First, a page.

> I a receiving more requests and outright purchases of European
> PALS and SECAM formats that our faculty want cataloged into our collection.
> We have not encouraged these formats for two reasons:
> 1) NTSC-VHS is preferential for classroom/student use, and
> 2) We have 2 machines on which these formats can be viewed,
> limiting access and usage
> These formats are predominantly requested by our foreign language faculty
> with the assumption that because they bought them in Europe or because they
> in a less than preferable format that we can "just copy them" into NTSC-VHS
> (I KNOW the copyright answer to that one!)
> My question: How do you deal with these formats? Any
> discussion, policy statement or feedback will be greatly appreciated.
> Thank you,
> Melisa C. Nicoud
> Media Librarian
> The University of Montana
> Mansfield Library
> Instructional Media Services
> Social Science Bldg.
> Missoula, Montana 59812
> voice: (406)243-5329
> fax: (406)243-4067
> email: firstname.lastname@example.org
> If you think education is expensive, try ignorance. -Derek Bok, President,
> Harvard University
I'll bet you'll get some interesting responses on this one.
I've read Kris' already. Here at JMU, I have done PAL and
SECAM transfers in the past when: (a) the user had
permission, or (more often) (b) when a reasonable basic
search seemed to indicate the title had no American/NTSC
Lately, though, I've stopped doing (b). The last time was
for personal videos of Beatrix Potter programs that a
faculty member had picked up in England--and although they
had an American distributor as well, he actually managed to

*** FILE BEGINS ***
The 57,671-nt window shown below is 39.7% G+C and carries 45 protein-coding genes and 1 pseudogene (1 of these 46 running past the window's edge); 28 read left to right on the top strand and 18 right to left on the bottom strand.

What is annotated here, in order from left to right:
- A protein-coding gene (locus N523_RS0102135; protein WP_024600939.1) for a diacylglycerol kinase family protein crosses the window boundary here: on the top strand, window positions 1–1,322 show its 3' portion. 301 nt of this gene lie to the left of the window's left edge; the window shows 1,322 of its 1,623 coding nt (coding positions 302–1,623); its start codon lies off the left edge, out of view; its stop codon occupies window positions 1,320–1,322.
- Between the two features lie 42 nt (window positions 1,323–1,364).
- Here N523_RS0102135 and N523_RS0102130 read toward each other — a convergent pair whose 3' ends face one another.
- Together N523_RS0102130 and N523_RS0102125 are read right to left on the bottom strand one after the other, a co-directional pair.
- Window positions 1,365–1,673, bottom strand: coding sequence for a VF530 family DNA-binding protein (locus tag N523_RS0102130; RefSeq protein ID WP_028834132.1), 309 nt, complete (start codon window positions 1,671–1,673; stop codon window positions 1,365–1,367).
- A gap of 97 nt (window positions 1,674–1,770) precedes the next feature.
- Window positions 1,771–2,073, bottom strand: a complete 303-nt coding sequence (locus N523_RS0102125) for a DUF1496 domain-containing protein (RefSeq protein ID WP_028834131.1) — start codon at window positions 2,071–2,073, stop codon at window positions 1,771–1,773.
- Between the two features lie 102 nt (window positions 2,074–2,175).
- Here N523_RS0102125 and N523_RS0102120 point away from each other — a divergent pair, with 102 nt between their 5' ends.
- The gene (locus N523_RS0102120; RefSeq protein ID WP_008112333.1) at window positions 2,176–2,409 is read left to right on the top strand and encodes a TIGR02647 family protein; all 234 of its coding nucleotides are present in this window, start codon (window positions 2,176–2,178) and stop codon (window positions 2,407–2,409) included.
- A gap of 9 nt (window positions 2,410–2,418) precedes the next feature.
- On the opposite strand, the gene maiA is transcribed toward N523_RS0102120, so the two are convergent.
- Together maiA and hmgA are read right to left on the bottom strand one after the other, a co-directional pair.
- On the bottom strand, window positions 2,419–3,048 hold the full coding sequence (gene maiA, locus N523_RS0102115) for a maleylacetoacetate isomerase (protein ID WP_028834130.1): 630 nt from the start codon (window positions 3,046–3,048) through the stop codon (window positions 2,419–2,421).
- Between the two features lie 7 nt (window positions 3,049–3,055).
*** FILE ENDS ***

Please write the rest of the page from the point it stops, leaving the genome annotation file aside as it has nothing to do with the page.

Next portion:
wrest (via email) permission from the British distributor
to make the copies. So somebody in big companies actually
responds to such requests from time to time!
However, I wanted to point out a few other considerations
re: whether we should do this sort of transfer or not,
regardless of status of an NTSC release and retention or
destruction of the original foreign-standard tape.
1. One should reasonably assume that a country releasing a
tape in a particular recording standard expects its
clientele to be mainly within-country or within countries
holding the same standard. They might also expect some
"leakage" to other-standard other country users, especially
with the availability of technology to accommodate this.
2. There are also factors that may come into play as to why
the programming hasn't been distributed to other-standard
--The distributor/copyright holder simply sees no market
there, or hasn't managed to develop one yet. (This
situation would mean they're more likely to appreciate
anyone outside their country/standard who wants to buy, and
might not object to a standards-transfer. Just another sale
not otherwise available to the distributor/holder.)
--The distributor doesn't have the rights to distribute
outside their country (or standards-area).
--The distributor and/or holder doesn't want their
programming distributed elsewhere, whatever the puzzling
The last two options call into play the "moral rights"
aspect of copyright, which is important in Europe and
elsewhere, although not in the U.S. Our country stripped
any reference to moral rights from our copyright law
development, and made it purely a matter of economic motive
and marketing rights, in effect if not in exact phrasing.
There's a delicious irony in this, too, since during the
recent effort to get the copyright law extension passed,
Michael Eisner successfully bent the ear of Congress (and
Bill Clinton, no doubt) with an argument one of whose
salient features was a plea that poor Mickey Mouse would be
abused and traduced were he to fall into public domain.
This is essentially a moral rights argument (protecting
Mickey's image and the work that Disney put into it and
artistically controls)... when it's been Disney, among
other corporate interests, who have gotten copyright law
reshaped so as to banish the moral dimension from among the
copyright holders' rights.
I just couldn't let this one pass.... ;)
Media Resources (MSC 1701)
James Madison University